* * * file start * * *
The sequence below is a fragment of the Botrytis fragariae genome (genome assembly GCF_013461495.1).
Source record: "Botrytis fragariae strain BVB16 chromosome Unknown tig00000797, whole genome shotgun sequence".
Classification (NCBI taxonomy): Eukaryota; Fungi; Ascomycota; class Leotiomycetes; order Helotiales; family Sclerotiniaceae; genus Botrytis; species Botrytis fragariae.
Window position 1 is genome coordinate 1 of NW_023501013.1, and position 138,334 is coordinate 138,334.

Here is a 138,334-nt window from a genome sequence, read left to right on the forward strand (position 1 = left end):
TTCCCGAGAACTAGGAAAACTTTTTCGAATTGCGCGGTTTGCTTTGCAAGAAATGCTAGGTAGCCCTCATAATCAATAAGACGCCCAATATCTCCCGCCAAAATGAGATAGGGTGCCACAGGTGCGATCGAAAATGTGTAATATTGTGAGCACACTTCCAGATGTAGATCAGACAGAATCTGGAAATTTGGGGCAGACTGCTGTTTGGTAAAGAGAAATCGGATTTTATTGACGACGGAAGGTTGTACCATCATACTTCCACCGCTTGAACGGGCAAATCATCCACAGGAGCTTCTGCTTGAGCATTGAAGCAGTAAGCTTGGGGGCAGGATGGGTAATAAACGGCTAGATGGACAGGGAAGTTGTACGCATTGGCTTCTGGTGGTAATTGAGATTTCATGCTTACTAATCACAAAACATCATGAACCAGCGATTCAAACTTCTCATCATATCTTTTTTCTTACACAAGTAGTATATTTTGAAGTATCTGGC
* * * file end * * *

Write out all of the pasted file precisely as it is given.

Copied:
The sequence below is a fragment of the Botrytis fragariae genome (genome assembly GCF_013461495.1).
Source record: "Botrytis fragariae strain BVB16 chromosome Unknown tig00000797, whole genome shotgun sequence".
Classification (NCBI taxonomy): Eukaryota; Fungi; Ascomycota; class Leotiomycetes; order Helotiales; family Sclerotiniaceae; genus Botrytis; species Botrytis fragariae.
Window position 1 is genome coordinate 1 of NW_023501013.1, and position 138,334 is coordinate 138,334.

Here is a 138,334-nt window from a genome sequence, read left to right on the forward strand (position 1 = left end):
TTCCCGAGAACTAGGAAAACTTTTTCGAATTGCGCGGTTTGCTTTGCAAGAAATGCTAGGTAGCCCTCATAATCAATAAGACGCCCAATATCTCCCGCCAAAATGAGATAGGGTGCCACAGGTGCGATCGAAAATGTGTAATATTGTGAGCACACTTCCAGATGTAGATCAGACAGAATCTGGAAATTTGGGGCAGACTGCTGTTTGGTAAAGAGAAATCGGATTTTATTGACGACGGAAGGTTGTACCATCATACTTCCACCGCTTGAACGGGCAAATCATCCACAGGAGCTTCTGCTTGAGCATTGAAGCAGTAAGCTTGGGGGCAGGATGGGTAATAAACGGCTAGATGGACAGGGAAGTTGTACGCATTGGCTTCTGGTGGTAATTGAGATTTCATGCTTACTAATCACAAAACATCATGAACCAGCGATTCAAACTTCTCATCATATCTTTTTTCTTACACAAGTAGTATATTTTGAAGTATCTGGC